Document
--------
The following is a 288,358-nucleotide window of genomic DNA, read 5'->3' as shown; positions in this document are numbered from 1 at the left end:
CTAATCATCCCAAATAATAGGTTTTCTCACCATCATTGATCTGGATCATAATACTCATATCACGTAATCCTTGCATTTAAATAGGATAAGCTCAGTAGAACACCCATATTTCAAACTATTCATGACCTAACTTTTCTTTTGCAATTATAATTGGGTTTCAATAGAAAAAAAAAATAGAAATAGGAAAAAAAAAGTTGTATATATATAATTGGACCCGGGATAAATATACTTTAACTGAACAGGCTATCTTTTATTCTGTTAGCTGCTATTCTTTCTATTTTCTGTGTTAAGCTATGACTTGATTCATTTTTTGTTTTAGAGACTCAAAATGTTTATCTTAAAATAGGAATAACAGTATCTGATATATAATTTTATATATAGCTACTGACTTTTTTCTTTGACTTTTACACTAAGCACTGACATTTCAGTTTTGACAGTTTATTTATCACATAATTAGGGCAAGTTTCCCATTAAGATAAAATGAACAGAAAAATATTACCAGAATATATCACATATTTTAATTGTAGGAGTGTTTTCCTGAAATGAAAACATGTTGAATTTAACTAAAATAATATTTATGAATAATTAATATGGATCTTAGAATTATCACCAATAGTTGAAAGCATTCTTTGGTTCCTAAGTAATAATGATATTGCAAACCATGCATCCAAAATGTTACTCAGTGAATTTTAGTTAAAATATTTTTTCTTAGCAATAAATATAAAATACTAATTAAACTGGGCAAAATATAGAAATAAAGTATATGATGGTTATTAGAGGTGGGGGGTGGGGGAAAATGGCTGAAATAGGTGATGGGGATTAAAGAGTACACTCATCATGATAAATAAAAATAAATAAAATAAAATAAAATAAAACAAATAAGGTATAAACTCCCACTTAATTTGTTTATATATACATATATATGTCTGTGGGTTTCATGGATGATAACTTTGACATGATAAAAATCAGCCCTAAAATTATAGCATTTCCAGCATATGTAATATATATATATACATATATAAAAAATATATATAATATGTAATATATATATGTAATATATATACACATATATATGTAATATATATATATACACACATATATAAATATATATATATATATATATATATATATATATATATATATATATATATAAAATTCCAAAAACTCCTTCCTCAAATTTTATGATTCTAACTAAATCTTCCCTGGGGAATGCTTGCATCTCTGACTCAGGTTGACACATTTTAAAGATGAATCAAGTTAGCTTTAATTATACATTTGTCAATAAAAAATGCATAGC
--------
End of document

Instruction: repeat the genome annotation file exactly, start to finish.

The following is a 288,358-nucleotide window of genomic DNA, read 5'->3' as shown; positions in this document are numbered from 1 at the left end:
CTAATCATCCCAAATAATAGGTTTTCTCACCATCATTGATCTGGATCATAATACTCATATCACGTAATCCTTGCATTTAAATAGGATAAGCTCAGTAGAACACCCATATTTCAAACTATTCATGACCTAACTTTTCTTTTGCAATTATAATTGGGTTTCAATAGAAAAAAAAAATAGAAATAGGAAAAAAAAAGTTGTATATATATAATTGGACCCGGGATAAATATACTTTAACTGAACAGGCTATCTTTTATTCTGTTAGCTGCTATTCTTTCTATTTTCTGTGTTAAGCTATGACTTGATTCATTTTTTGTTTTAGAGACTCAAAATGTTTATCTTAAAATAGGAATAACAGTATCTGATATATAATTTTATATATAGCTACTGACTTTTTTCTTTGACTTTTACACTAAGCACTGACATTTCAGTTTTGACAGTTTATTTATCACATAATTAGGGCAAGTTTCCCATTAAGATAAAATGAACAGAAAAATATTACCAGAATATATCACATATTTTAATTGTAGGAGTGTTTTCCTGAAATGAAAACATGTTGAATTTAACTAAAATAATATTTATGAATAATTAATATGGATCTTAGAATTATCACCAATAGTTGAAAGCATTCTTTGGTTCCTAAGTAATAATGATATTGCAAACCATGCATCCAAAATGTTACTCAGTGAATTTTAGTTAAAATATTTTTTCTTAGCAATAAATATAAAATACTAATTAAACTGGGCAAAATATAGAAATAAAGTATATGATGGTTATTAGAGGTGGGGGGTGGGGGAAAATGGCTGAAATAGGTGATGGGGATTAAAGAGTACACTCATCATGATAAATAAAAATAAATAAAATAAAATAAAATAAAACAAATAAGGTATAAACTCCCACTTAATTTGTTTATATATACATATATATGTCTGTGGGTTTCATGGATGATAACTTTGACATGATAAAAATCAGCCCTAAAATTATAGCATTTCCAGCATATGTAATATATATATATACATATATAAAAAATATATATAATATGTAATATATATATGTAATATATATACACATATATATGTAATATATATATATACACACATATATAAATATATATATATATATATATATATATATATATATATATATATATATATAAAATTCCAAAAACTCCTTCCTCAAATTTTATGATTCTAACTAAATCTTCCCTGGGGAATGCTTGCATCTCTGACTCAGGTTGACACATTTTAAAGATGAATCAAGTTAGCTTTAATTATACATTTGTCAATAAAAAATGCATAGC